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    • Member Info
      • Native Language:
      • English
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    • Join Date: Jan 2006
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    #1

    hyphenating words

    Can someone help.

    Sometimes, we don't have a word that necessarily says what we mean, so we connect words with a hyphen to get one meaning. So for example:
    "I have truck-shaped cake"

    Some my questions is, if two words are hyphenated, that isn't considered one word is it? From my understanding, it is still two words, just working together to form a common meaning. Right? Thanks for the help

    • Member Info
      • Native Language:
      • French
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      • France
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    #2

    Re: hyphenating words

    Hello, I am not a teacher,

    but I think like in French, we must consider the new word like one word.

    Example: pencil-case.

    We have the same thing in French language, two words connected by an hyphen, and we consider it like one word. Sometimes with the time, at the beginning we had the hyphen and with the evolution of language the hyphen has disappeared.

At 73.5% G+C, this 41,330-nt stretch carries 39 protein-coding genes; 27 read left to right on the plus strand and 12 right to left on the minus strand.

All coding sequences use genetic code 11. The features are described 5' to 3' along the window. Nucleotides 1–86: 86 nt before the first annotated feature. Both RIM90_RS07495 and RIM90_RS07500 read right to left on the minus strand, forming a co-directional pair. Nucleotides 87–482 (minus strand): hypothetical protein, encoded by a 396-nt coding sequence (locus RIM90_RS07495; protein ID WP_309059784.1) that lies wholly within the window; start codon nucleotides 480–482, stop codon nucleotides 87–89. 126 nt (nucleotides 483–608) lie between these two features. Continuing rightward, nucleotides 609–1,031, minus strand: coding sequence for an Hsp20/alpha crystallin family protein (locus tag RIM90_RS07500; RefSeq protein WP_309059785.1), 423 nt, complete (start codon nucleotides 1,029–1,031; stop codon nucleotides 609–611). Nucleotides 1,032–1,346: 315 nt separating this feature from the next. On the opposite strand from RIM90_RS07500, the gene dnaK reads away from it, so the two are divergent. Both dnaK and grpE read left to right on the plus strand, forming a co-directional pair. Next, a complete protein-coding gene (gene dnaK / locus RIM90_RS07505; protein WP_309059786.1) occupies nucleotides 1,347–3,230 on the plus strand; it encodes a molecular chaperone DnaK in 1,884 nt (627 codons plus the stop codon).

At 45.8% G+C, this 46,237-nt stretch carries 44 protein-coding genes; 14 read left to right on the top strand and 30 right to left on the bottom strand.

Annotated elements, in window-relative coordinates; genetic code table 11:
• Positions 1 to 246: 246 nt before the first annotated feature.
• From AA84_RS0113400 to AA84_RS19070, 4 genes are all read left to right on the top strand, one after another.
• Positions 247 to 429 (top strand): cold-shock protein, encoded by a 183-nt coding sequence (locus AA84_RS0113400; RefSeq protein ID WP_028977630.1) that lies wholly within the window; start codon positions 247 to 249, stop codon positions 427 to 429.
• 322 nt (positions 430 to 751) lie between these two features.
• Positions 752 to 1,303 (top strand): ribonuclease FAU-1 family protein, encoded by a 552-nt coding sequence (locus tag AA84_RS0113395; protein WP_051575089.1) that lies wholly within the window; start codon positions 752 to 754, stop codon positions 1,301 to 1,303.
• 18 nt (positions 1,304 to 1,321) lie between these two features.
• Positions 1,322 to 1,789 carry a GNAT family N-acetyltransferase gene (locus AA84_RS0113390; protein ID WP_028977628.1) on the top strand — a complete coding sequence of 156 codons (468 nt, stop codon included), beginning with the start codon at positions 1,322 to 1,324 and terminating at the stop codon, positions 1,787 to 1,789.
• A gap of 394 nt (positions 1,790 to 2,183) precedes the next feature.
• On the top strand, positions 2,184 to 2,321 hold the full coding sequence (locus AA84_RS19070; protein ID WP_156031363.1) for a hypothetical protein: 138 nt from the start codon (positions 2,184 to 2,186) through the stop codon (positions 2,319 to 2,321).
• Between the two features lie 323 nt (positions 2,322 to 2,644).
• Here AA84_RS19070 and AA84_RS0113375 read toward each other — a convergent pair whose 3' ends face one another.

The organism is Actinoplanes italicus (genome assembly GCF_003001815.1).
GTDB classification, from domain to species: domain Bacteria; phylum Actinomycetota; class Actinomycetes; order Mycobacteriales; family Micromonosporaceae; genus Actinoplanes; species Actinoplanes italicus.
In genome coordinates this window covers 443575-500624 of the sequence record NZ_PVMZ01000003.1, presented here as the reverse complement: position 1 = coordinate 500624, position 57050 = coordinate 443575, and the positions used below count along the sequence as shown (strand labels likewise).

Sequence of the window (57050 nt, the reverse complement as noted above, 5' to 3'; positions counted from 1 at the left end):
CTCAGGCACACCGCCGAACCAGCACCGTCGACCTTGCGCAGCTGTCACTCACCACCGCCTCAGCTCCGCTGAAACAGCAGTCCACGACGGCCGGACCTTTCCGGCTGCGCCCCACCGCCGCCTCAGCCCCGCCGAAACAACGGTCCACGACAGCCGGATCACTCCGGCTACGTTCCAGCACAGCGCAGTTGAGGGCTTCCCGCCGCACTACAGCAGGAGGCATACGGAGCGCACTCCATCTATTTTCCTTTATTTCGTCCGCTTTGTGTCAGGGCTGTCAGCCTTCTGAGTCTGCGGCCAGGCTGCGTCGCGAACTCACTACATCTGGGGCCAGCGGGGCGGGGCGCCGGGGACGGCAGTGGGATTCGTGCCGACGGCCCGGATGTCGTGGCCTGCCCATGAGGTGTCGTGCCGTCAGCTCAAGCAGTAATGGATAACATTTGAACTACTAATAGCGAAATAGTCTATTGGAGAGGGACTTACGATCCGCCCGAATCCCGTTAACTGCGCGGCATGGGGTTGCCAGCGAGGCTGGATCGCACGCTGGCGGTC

I think it's the same in your own writting system.

    Have a nice day from France, see soon on the site.

  1. bhaisahab's Avatar
    • Member Info
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    • Join Date: Apr 2008
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    #3

    Re: hyphenating words

    Quote Originally Posted by alkaspeltzar View Post
    Can someone help.

    Sometimes, we don't have a word that necessarily says what we mean, so we connect words with a hyphen to get one meaning. So for example:
    "I have truck-shaped cake"

    Some my questions is, if two words are hyphenated, that isn't considered one word is it? From my understanding, it is still two words, just working together to form a common meaning. Right? Thanks for the help
    In your example, by hyphenating "truck-shaped" you have created an adjective to describe "cake", so in that sense you have made it into one word.

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